Girls Who Play With Ultrathin Dolls Are More Likely To Struggle With Body Image Problems

Girls Who Play With Ultrathin Dolls Are More Likely To Struggle With Body Image Problems

According to a new report, ultrathin dolls can damage young girls’ body image. According to a study published Wednesday in the journal Body Image, researchers studied 5- to 9-year-old girls playing with dolls of various body sizes and discovered that girls who played with ultrathin dolls were more likely to prefer slender bodies.

Girls Who Play With Ultrathin Dolls Are More Likely To Struggle With Body Image Problems

According to study author Lynda Boothroyd, professor, and director of research at Durham University in the United Kingdom, the ultrathin dolls reflect a source of slim expectations that could possibly contribute to long-term body insecurity in young girls and “Body discomfort in puberty will last into adolescence and adult life,” she added, adding that it can lead to weight gain and eating disorders.

Girls Who Play With Ultrathin Dolls Are More Likely To Struggle With Body Image Problems

Before being able to play with toys, either ultrathin or physically childlike, thirty participants were asked about their perceived and desired body sizes using computer images. After five minutes of playing with the ultrathin or childlike toys, the girls were asked the same body-image questions. Since playing with ultrathin toys, the children’s ideal-self body mass index decreased slightly, but there was no substantial difference as they played with childlike dolls.

Boothroyd was not surprised by the study’s findings. “It gave me quite an emotional lurch to see the results on the screen for the first time,” she said, adding that she’d seen other studies about how doll size affects body ideals. Her research contributes to a growing body of data indicating that exposure to toys that inappropriately portray the female body has a negative effect on young girls. After playing with an ultrathin doll, some of the participants were asked to play with a childlike doll or toy cars for part of the research. Even later play with a practical doll did not reverse the detrimental difference in their ideal body image seen after they played with the ultrathin dolls, according to the findings.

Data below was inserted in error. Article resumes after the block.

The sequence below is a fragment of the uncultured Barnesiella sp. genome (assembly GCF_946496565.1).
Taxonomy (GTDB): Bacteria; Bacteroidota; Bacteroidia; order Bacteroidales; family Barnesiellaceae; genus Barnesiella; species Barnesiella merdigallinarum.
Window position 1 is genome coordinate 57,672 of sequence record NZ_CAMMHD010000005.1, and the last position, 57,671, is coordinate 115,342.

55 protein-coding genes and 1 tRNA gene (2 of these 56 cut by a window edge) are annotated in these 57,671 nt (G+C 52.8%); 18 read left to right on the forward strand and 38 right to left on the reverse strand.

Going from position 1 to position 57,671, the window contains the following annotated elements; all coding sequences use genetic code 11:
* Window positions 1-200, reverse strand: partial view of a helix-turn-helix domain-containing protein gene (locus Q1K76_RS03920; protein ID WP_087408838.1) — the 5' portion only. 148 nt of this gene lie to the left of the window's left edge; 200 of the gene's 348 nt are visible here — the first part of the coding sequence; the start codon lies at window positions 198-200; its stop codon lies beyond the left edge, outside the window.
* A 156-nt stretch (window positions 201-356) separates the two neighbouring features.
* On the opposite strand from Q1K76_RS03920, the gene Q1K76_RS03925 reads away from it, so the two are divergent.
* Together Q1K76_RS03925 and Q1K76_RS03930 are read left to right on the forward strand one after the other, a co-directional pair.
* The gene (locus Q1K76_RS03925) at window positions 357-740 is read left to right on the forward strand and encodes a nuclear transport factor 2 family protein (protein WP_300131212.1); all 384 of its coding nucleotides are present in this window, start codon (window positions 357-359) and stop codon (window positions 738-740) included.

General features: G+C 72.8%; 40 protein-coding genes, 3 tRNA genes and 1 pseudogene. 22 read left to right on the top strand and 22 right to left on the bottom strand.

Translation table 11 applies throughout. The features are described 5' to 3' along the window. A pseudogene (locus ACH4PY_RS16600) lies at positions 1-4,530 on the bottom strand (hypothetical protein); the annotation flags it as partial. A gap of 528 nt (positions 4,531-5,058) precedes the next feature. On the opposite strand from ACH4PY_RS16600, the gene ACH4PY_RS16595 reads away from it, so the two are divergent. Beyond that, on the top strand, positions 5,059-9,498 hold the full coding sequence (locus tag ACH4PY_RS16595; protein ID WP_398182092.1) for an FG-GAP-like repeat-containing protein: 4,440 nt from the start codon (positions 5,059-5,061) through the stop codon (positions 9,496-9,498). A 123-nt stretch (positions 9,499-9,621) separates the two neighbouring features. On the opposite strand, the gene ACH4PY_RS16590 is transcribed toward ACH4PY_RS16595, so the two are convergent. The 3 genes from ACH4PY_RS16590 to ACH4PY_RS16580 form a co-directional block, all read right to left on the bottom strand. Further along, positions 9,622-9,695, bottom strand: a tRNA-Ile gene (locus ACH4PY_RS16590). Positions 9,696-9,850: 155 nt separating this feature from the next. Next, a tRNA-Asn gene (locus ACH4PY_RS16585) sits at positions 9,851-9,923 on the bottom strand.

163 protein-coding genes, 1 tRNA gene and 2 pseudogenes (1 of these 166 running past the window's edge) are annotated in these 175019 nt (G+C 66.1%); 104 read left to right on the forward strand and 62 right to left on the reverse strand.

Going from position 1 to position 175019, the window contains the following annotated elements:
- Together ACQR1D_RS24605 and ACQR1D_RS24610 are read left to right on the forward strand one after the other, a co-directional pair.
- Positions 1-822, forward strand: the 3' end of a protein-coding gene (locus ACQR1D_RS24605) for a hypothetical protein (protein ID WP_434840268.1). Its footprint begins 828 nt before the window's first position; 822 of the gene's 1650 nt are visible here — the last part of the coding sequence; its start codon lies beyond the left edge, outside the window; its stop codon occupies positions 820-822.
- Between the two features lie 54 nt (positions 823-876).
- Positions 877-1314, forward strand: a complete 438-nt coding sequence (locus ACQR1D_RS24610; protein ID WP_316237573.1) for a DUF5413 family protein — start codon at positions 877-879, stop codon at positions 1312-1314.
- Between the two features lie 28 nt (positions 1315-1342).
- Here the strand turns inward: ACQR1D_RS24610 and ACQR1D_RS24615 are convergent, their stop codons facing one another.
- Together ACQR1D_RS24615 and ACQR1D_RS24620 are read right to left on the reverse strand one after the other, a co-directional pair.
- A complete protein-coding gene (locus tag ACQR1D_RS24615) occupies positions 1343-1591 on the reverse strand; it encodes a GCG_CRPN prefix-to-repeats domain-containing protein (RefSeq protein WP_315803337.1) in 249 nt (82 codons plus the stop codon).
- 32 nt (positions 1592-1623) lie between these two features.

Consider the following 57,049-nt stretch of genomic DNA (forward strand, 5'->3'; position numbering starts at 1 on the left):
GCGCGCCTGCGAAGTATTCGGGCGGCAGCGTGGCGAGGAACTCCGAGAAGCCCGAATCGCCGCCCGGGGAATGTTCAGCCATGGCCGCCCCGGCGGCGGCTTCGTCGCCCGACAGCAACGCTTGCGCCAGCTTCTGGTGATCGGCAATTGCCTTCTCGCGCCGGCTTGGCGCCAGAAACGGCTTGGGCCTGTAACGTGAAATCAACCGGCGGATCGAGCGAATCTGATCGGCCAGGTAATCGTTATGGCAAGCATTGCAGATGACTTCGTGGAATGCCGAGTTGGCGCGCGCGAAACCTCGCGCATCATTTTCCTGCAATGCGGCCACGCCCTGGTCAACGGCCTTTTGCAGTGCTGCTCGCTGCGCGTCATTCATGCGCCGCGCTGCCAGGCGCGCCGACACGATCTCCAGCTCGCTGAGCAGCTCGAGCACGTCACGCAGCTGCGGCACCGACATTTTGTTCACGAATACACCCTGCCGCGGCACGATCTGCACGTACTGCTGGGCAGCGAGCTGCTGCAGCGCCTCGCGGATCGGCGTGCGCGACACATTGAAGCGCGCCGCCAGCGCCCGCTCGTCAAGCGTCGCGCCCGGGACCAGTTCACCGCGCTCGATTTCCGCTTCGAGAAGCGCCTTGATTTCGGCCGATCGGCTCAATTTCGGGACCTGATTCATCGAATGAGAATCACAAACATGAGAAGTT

According to Charlotte Markey, a professor of psychology at Rutgers University in New Jersey who was not included in the research, body discomfort may also be an indicator of other negative effects.”Body image isn’t just a surface issue; it’s linked to people’s mental wellbeing in general,” Markey said. Any parents have completely abandoned the thin dolls. Markey recalls having a “no Barbie clause” when her daughter was younger. Markey would justify that she wouldn’t be buying a Barbie doll for her daughter when she asked about it. She believes that discussing body image with children at a young age will have “long-term beneficial effects.”

The Obsessive-Compulsive Disorder-Body Dysmorphic Disorder Clinic of Northern California’s owner, Scott Granet, did encourage his daughter to get Barbie dolls when she was younger. Granet, who was not interested in the research, said he would encourage his young daughter to have slim dolls in moderation if he had one today. “I’d also like to get her some other dolls with more natural bodies to give her a better understanding of what’s more usual,” Granet said. To summarise, this is the first research to compare the impact of playing with various-sized dolls on body appearance and food consumption in young girls. The girls who played with thin dolls did not have a different body appearance from the girls who played with average-sized dolls, but the average-sized dolls ate more than the thin dolls.

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